• Hosts have a 48-bit node address which is by default set to the last 4 bytes of the network interface card MAC address. The node address is appended to the network address to create a unique identifier for the host on the network.
  • Network number 00:00:00:00 means current network
  • Broadcast network number is FF:FF:FF:FF

Node number[edit]

The node number is used to address an individual computer (or more exactly, a network interface) in the network. Client stations use its network interface card MAC address as the node number.

The value FF:FF:FF:FF:FF:FF may be used as a node number in a destination address to broadcast a packet to "all nodes in the current network".

Socket number[edit]

The socket number serves to select a process or application in the destination node. The presence of a socket number in the IPX address allows the IPX to act as a transport layer protocol, comparable with the User Datagram Protocol (UDP) in the Internet protocol suite.

Socket number Protocol
0x0001-0x0BB8 Registered by Xerox
0x0001 Routing Information Packet
0x0002 Echo Protocol Packet
0x0003 Error Handling Packet
0x0020-0x003F Experimental
0x0BB9-0xFFFF Dynamicly Assigned
0x0451 Netware Core Protocol (NCP - used by Novell Netware servers)
0x0452 Service Advertising Protocol (SAP)
0x0453 Routing Information Protocol (RIP)
0x0455 NetBIOS
0x0456 Diagnostic Packet
0x0457 Serialization Packet (used for NCP as well)
0x4000-0x4FFF Dynamicly Assigned Socket Numbers
0x4003 used by Novell Netware Client
0x8000-0xFFFF Staticly Assigned Socket Numbers
0x8060 IPX
0x9091 TCP over IPXF
0x9092 UDP over IPXF
0x9093 IPXF, IPX Fragmentation Protocol

Comparison with IP[edit]

The IPX network number is conceptually identical to the network part of the IP address (the parts with netmask bits set to 1); the node number has the same meaning as the bits of IP address with netmask bits set to 0. The difference is that the boundary between network and node part of address in IP is variable, while in IPX it is fixed. As the node address is usually identical to the MAC address of the network adapter, the Address Resolution Protocol is not needed in IPX.

For routing, the entries in the IPX routing table are similar to IP routing tables; routing is done by network address, and for each network address a network:node of the next router is specified in a similar fashion an IP address/netmask is specified in IP routing tables.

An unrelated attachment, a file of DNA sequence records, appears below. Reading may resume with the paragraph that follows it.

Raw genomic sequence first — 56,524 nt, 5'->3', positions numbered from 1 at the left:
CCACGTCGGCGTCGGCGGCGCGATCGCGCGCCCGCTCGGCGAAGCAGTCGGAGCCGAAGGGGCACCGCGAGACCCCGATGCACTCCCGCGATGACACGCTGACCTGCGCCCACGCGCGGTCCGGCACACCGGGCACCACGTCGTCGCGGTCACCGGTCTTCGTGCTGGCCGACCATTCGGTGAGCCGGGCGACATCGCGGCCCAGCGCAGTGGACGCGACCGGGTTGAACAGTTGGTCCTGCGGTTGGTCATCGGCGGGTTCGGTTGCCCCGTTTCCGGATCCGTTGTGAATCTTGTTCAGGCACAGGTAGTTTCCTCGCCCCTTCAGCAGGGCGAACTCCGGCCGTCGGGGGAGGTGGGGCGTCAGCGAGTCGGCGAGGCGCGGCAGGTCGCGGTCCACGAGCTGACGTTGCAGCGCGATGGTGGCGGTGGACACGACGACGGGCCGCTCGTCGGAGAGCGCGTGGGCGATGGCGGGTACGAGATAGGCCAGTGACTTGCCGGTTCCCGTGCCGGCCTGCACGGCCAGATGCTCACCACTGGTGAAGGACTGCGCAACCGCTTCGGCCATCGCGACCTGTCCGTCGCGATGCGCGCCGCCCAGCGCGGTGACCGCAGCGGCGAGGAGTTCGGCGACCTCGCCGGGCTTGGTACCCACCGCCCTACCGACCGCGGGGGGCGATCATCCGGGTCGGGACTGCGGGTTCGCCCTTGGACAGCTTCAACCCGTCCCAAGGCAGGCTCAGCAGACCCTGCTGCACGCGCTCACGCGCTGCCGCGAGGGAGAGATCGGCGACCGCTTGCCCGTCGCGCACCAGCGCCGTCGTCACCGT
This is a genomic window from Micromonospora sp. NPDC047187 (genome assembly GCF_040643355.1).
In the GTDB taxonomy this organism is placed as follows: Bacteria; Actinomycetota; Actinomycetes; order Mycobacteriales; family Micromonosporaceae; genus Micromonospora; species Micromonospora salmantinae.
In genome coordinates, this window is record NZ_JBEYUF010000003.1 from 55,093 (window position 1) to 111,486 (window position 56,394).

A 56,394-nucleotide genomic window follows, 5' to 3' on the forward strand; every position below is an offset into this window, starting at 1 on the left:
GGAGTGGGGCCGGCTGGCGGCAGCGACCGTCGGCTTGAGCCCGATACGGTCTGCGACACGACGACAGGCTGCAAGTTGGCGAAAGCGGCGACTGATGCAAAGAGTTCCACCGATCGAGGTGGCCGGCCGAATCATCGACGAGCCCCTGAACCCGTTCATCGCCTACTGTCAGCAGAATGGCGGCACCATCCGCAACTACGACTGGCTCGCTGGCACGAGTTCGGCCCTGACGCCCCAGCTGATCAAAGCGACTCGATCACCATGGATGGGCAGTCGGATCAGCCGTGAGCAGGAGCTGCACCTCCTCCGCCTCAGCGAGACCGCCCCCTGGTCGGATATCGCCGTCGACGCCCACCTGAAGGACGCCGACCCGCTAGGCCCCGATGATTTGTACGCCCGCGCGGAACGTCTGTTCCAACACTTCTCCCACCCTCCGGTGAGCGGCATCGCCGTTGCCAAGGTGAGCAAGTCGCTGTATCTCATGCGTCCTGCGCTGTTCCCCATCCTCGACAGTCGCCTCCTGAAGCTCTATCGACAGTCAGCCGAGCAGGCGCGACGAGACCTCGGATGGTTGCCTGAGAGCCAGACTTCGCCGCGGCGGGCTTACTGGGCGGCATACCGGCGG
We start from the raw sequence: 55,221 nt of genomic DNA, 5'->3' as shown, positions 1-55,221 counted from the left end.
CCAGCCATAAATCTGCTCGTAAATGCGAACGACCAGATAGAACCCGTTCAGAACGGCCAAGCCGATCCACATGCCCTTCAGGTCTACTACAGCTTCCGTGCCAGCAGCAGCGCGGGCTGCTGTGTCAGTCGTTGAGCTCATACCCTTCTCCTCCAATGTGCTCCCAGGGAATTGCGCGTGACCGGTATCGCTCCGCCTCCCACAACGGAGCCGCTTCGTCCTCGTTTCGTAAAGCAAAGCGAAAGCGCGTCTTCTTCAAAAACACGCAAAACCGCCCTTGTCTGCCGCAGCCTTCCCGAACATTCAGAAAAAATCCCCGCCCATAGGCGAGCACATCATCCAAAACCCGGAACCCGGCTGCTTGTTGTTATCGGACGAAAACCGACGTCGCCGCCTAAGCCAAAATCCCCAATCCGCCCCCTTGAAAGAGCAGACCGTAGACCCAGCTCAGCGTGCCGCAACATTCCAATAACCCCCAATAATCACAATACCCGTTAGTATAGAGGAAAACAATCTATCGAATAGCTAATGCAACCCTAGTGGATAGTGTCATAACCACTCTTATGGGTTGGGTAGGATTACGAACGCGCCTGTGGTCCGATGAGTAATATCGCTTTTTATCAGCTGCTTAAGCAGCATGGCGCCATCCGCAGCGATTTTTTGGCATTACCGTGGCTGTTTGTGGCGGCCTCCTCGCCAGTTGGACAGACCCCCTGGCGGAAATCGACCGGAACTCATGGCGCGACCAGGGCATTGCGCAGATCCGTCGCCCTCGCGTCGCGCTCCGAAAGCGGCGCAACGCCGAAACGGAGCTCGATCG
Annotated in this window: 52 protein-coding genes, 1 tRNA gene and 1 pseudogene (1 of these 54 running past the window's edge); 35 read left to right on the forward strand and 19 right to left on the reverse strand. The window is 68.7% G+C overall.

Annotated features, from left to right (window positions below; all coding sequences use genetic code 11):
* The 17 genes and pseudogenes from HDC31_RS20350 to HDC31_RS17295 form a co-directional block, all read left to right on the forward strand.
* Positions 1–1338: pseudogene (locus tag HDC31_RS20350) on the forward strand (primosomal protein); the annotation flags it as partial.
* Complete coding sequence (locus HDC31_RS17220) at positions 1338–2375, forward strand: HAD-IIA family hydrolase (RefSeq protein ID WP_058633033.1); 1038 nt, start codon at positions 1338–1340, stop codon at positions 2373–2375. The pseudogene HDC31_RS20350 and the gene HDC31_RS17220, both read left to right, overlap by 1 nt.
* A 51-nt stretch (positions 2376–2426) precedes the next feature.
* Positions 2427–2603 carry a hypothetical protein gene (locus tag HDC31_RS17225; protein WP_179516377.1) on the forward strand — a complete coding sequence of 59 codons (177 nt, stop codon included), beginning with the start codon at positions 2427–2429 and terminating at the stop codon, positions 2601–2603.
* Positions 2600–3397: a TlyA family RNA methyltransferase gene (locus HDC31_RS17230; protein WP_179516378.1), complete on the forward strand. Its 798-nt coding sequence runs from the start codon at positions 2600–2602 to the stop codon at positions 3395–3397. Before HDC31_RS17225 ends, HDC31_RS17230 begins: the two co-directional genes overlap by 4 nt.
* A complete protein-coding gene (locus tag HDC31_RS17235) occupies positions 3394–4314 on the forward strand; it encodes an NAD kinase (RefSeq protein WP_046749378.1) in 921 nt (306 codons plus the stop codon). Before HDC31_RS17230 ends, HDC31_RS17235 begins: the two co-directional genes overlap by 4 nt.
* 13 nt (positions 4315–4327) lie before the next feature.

Frame Formats[edit]

IPX can be transmitted over Ethernet using one of the following 4 frame formats or encapsulation types:

  • 802.3 (raw) is used in legacy systems and involves IPX data starting immediately after 802.3 frame header. The packet starts with the destination Ethernet address (6 bytes), source Ethernet address (6 bytes), and frame length (2 bytes) followed by the IPX header starting with two bytes reserved for the checksum which always has a value of 0xFFFF. The presence of the two FF bytes can be used to distinguish this type of IPX encapsulation from the next two types that have Destination and Source Service Access Point in this location of the frame.
  • 802.2 (Novell) comprises 802.3 frame header (destination, source, length) followed by LLC header (3 bytes - 0xE0, 0xE0, 0x03) followed by IPX data. The 0xE0 fields of the LLC header indicate 'Novell' protocol.
  • 802.2 (SNAP) comprises 802.3 frame header, LLC header (3 bytes - 0xAA, 0xAA, 0x03), SNAP header (5 bytes - 0x00, 0x00, 0x00, 0x81, 0x37) and IPX data. The 0xAA fields of the LLC header indicate 'SNAP'. The first three bytes of the SNAP header are OUI followed by 2 bytes of IPX EtherType.
  • Ethernet II comprise an Ethernet II frame header – Destination, Source, EtherType (0x81, 0x37) followed by IPX data.

In non-Ethernet networks only 802.2 and SNAP frame types are available.

References[edit]

  1. ^ Simson Garfinkel, Gene Spafford. Practical UNIX and Internet Security (2nd ed.). O'Reilly Media. ISBN 1-56592-148-8. "It does not scale well to large networks such as the Internet" 
  2. ^ TechRepublic - Do you still support IPX/SPX on your Windows servers?
  3. ^ Maintaining IPX Compatibility During a Migration to TCP/IP on a NetWare Network

External links[edit]